2020 is ‘The Year of the Parks’

City Council Speaker Corey Johnson dubs 2020 “The Year of the Parks.”  Eagle  photos by Victoria Merlino.

City Council Speaker Corey Johnson dubs 2020 “The Year of the Parks.” Eagle photos by Victoria Merlino.

By Victoria Merlino

Framed by a picturesque summer day in Queensbridge Park Thursday, City Council Speaker Corey Johnson christened 2020 as “The Year of the Parks,” a nod to the historic $43 million that parks will receive in the new city budget, in addition to its annual capital funding.

“Welcome to the year of the parks. A year when parks will be safer, greener and more accessible in every single season throughout the year,” Johnson told a cheering crowd of parks advocates.  

The total marks the largest increase to the Parks Department expense budget in 23 years, and includes almost $2 million to extend New York City’s pool and beach season for an additional week. It allocates almost $20 million for park maintenance workers; a combined $9 million for additional urban rangers and parks enforcement patrol officers; and $8 million for community gardens, among other improvements. 

Parks will also see a litany of infrastructure improvements across the five boroughs, with some receiving renovations like lighting upgrades, playground updates and new tree plantings. 

“For too long parks have been seriously underfunded, and the New Yorkers who depend on them have had to suffer the consequences,” Johnson said. 

Members of the Play Fair Coalition thank the City Council.

Members of the Play Fair Coalition thank the City Council.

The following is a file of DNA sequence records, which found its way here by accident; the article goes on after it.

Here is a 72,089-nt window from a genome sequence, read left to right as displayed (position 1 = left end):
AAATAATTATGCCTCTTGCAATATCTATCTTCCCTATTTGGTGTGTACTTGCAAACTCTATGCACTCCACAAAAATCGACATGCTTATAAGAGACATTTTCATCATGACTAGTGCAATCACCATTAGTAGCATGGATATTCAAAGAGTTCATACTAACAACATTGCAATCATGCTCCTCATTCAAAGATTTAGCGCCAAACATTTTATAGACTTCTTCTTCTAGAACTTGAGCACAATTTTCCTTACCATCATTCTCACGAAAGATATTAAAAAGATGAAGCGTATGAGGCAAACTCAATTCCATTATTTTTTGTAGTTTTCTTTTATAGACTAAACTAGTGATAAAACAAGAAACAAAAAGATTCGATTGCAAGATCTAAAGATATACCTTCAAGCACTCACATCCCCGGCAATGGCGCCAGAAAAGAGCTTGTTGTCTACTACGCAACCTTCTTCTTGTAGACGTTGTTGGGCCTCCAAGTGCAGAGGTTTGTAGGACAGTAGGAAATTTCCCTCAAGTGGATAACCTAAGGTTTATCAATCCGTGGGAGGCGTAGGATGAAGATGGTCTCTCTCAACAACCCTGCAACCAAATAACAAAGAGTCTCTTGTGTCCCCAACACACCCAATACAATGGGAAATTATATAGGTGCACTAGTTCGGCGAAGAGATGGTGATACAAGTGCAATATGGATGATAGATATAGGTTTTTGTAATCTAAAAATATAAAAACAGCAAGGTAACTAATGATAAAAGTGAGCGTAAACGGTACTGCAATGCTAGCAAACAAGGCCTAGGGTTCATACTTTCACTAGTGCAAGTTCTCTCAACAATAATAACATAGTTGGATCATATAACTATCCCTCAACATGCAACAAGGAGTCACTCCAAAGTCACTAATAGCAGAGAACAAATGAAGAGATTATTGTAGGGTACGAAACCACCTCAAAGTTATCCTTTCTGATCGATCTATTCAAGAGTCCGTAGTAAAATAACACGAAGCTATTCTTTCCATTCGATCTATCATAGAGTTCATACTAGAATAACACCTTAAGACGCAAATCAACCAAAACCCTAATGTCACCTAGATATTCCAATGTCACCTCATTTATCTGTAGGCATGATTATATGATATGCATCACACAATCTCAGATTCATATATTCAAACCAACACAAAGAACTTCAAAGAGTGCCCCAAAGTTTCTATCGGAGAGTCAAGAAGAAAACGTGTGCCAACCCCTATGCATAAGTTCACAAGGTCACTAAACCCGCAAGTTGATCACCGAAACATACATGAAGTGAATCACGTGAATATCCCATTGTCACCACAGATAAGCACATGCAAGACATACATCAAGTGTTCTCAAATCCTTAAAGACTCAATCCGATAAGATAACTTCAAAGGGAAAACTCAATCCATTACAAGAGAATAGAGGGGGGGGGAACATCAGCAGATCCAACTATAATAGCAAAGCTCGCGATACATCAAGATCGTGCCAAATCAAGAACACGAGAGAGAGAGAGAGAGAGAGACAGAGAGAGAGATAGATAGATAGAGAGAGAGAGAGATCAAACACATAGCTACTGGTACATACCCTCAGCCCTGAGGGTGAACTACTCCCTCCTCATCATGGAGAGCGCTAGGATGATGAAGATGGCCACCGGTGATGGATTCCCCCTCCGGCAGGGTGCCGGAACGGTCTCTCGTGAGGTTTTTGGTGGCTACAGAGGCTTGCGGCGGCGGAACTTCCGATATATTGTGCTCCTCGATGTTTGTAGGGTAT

The Center for an Urban Future released a report about the increasingly decrepit and sometimes hazardous state of the city’s parks in 2018, noting that staff were significantly underfunded and that the average city park last underwent a renovation in 1997.

Queens’ average renovation date was 1992, the oldest of the five boroughs, the report found. CUF also determined that six parks in Queens have not received a renovation in 100 years, and 31 have not had a renovation in 50 years. 

CUF estimated that the city would need to spend $5.8 billion in the next decade in order to fix existing infrastructure issues. 

Members of Play Fair Coalition, a group of 144 organizations — including community gardens, parks and open spaces advocates, environmental and youth groups and more — were on hand to celebrate the funding increase. Many speakers, including Johnson, highlighted New Yorkers for Parks Executive Director Lynn Kelly for helping to spearhead the movement.

Parks Department Commissioner Mitchell Silver and Queens Councilmembers Costa Constantinides, Jimmy Van Bramer and Peter Koo were also on hand to celebrate. Koo was recently named chair of the Council’s Committee on Parks and Recreation, replacing Councilmember Barry Grodenchik, who admitted to sexually harassing a staff member for more than a year. 

New Yorkers for Parks Executive Director Lynn Kelly addresses the crowd.

New Yorkers for Parks Executive Director Lynn Kelly addresses the crowd.

In the budget, $9.5 million was also included to make 150 part-time park workers full-time employees. The workers said they were unsure if money would be allocated in new budgets to continue their jobs. An additional $10 million will go toward hiring 150 more seasonal workers and gardeners. 

“This is so huge. I can’t begin to tell you, ” DC 37 Local 1505 President Dilcy Benn told the crowd, her voice wavering as she began to tear up. DC 37 is the largest public employee union in the city. 

“How huge this is for my workers. Because they don’t make a lot of money. And this has made an impact on their lives,” she added.